PILLARS OF SOCIETY: Nordic Architecture's (Stifling) Comfort Zone
You shall not believe that you are someone.
You shall not believe that you are as good as we are.
You shall not believe that you are any wiser than we are.
You shall never indulge in the conceit of imagining that you are better than we are.
You shall not believe that you know more than we do.
You shall not believe that you are more important than we are.
You shall not believe that you are going to amount to anything.
You shall not laugh at us.
You shall not believe that anyone cares about you.
You shall not believe that you can teach us anything.
These are, according to the controversial Dano-Norwegian author Aksel Sandemose (1899–1965), ten commandments by which to live a virtuous Nordic existence. The “Law of Jante,” as they’re known, provides a checklist for good, civilized society, and its edicts have, for better or worse, bled from the pages of fiction into the Nordic subconscious. Most indications point to the fact that Sandemose was a sorely amoral and entirely contemptible individual (one of his sons accused him of incest, pedophilia, and bigamy, and he is also reputed to have committed a murder). His writing was no less contentious: A Fugitive Crosses His Tracks (1933), in which he first outlined this existential code, takes place in “Jante” — a sleepy, rather remote Danish village modeled, it is said, on his birthplace, Nykøbing Mors. Set against the backdrop of a murder and narrated through obscure dreamscapes, it portrays a society in which prejudice and partisanship, bigotry and “radical inclusivity” (though not described as such), reign supreme, stifling its inhabitants in a stranglehold of self-effacement and tightly imposed insularity. The tangible implications of the Law of Jante as an observational critique spread and, over time, became quietly accepted.
Since the dawn of the 20th century, the Nordic region — Denmark, Norway, Sweden, and Finland — has benefited, more often than not, from the moral high ground. It has been largely on the political left, socially inclusive, and at the technological vanguard, having developed comparatively stable and streamlined economies, industries, and welfare models. The built environment has been integral to this moral ascendency, trying its utmost to improve, incrementally, overall standards of living. As a result, Nordic architecture has itself suffered from rhetoric on repeat. A region closely associated with some of Modernism’s greatest built accomplishments, it achieved a state of renown from a position of comparative privilege and, importantly, ideological security. In 1971, as the excavators and bulldozers were bearing down on the Pruitt-Igoe project in St. Louis, Missouri, architect Peter Celsing’s Kulturhuset (a cultural center combining a theater and exhibition space) was still under construction in central Stockholm. This building, commissioned in the mid 1960s, stands among the greatest testaments to post-war Swedish Modernism and, by extension, to the role of art, cinema, and music at the heart of civic life. By 1974 (when it finally opened), however, the tides had started to shift; Modernist ideals were, on the whole, being dismissed as a rather embarrassing misfire. For some, they had failed entirely.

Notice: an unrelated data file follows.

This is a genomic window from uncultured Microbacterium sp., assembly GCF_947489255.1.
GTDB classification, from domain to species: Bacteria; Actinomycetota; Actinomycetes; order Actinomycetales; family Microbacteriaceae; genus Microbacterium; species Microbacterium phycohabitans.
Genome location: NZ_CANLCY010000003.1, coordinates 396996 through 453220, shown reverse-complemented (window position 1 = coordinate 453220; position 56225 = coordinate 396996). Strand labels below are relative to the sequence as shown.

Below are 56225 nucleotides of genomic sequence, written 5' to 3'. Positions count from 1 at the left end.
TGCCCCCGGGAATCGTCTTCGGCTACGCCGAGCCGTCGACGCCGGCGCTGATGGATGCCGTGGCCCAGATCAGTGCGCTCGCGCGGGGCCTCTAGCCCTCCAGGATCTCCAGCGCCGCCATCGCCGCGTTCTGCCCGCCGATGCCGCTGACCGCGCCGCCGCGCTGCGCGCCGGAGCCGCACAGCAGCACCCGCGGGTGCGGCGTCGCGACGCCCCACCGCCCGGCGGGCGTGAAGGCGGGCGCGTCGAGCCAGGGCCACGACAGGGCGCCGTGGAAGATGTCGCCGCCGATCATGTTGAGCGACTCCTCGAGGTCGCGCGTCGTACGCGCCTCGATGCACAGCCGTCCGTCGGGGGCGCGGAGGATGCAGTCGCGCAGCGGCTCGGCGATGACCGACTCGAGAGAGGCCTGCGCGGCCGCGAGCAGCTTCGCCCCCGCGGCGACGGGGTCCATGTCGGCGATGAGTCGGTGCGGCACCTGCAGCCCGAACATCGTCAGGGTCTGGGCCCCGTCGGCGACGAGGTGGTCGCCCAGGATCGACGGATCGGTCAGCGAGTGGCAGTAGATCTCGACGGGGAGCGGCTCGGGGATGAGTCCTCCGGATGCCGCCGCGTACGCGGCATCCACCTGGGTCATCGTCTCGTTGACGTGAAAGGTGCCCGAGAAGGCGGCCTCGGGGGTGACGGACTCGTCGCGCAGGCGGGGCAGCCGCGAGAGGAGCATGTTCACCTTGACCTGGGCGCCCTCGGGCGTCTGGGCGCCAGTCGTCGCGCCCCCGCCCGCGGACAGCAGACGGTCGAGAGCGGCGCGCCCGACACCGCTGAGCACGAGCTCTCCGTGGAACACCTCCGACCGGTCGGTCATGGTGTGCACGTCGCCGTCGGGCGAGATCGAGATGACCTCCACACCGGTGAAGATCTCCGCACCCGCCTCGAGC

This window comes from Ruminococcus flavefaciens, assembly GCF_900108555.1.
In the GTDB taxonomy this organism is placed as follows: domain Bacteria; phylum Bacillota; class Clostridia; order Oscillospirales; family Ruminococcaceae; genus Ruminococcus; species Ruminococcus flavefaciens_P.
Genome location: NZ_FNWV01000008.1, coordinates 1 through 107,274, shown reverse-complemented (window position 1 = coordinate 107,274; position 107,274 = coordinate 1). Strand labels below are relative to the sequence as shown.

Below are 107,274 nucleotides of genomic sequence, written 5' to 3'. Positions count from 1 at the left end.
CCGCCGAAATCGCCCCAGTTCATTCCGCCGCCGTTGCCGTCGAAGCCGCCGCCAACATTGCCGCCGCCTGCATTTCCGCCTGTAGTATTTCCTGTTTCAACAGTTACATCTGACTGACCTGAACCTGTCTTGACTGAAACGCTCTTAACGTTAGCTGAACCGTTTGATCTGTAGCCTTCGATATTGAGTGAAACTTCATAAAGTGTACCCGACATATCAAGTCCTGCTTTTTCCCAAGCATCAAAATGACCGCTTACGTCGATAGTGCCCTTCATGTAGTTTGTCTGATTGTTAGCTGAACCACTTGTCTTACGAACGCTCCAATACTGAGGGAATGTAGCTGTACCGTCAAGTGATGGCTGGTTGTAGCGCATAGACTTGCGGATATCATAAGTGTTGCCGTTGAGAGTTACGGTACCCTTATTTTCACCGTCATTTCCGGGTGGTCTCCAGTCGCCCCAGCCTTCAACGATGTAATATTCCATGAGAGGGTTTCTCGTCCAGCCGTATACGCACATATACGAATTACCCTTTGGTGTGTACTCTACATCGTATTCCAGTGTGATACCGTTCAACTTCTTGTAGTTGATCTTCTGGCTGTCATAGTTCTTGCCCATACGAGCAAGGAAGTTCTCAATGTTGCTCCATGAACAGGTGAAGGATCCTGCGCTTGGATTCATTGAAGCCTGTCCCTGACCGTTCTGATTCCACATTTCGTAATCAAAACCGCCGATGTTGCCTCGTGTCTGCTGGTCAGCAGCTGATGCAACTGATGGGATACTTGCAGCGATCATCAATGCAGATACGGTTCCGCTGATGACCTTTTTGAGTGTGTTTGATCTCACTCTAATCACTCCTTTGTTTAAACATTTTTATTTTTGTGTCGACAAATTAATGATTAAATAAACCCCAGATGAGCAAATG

But did Modernism “fail” in the Nordic countries? Perhaps not, or perhaps only aesthetically so. Perhaps it merely transitioned into the landscape of today: an architecture in which core values, each agreed upon approximately 70 years ago — openness and transparency, a considered relationship to landscape and terrain, aspirations to equality and high standards of living — still, thankfully, hold water. And yet the sacrifice made in the name of stability is continuity, which cannot always be assumed to be constructive. The Law of Jante, today largely dismissed, has in fact been dressed in a new, more clean-cut outfit. In 2014, the phrase åsiktskorridor (known as meningskorridor in Norwegian, or “opinion corridor”) was formally acknowledged by the Swedish Language Council. It’s used to represent a collection of tried and tested modes of thinking that should be adhered to in polite conversation, politically, and when it comes to the delicate and persistent project of shaping society. To step out from or even walk parallel to the opinion corridor is tantamount to national insurrection. The Nordic nations’ culture of consensus — the notion that general agreement and deference to the majority is a far better mechanism for progress than promoting individual opinions — has established a complex web of comfort zones that have an institutional tendency to smother the different, the experimental, and the disruptive.
This idea also extends to architectural production in Denmark, Norway, Sweden, and Finland. It’s as if the great Nordic architects of the 20th century — often incorrectly perceived to be a group of isolated geniuses, usually male, and almost exclusively white — are shouting from beyond the grave: “You shall not believe that you know more than we do. You shall not believe that you are more important than we are.” For contemporary architects, this poses the ultimate Catch-22. If “radicality” is not possible, then ideas remain paperbound and unresolved. There is a legacy to uphold, no doubt, but it must be occupied, and harnessed, and transposed into something which reacts and responds to a society which appears to be tussling with its own contemporary identity. For architects, this means that, contrary to the Jante decrees, the frontline of this new paradigm is in fact within grasp.
Text by James Taylor-Foster.
Taken from PIN–UP No. 23, Fall Winter 2017/18.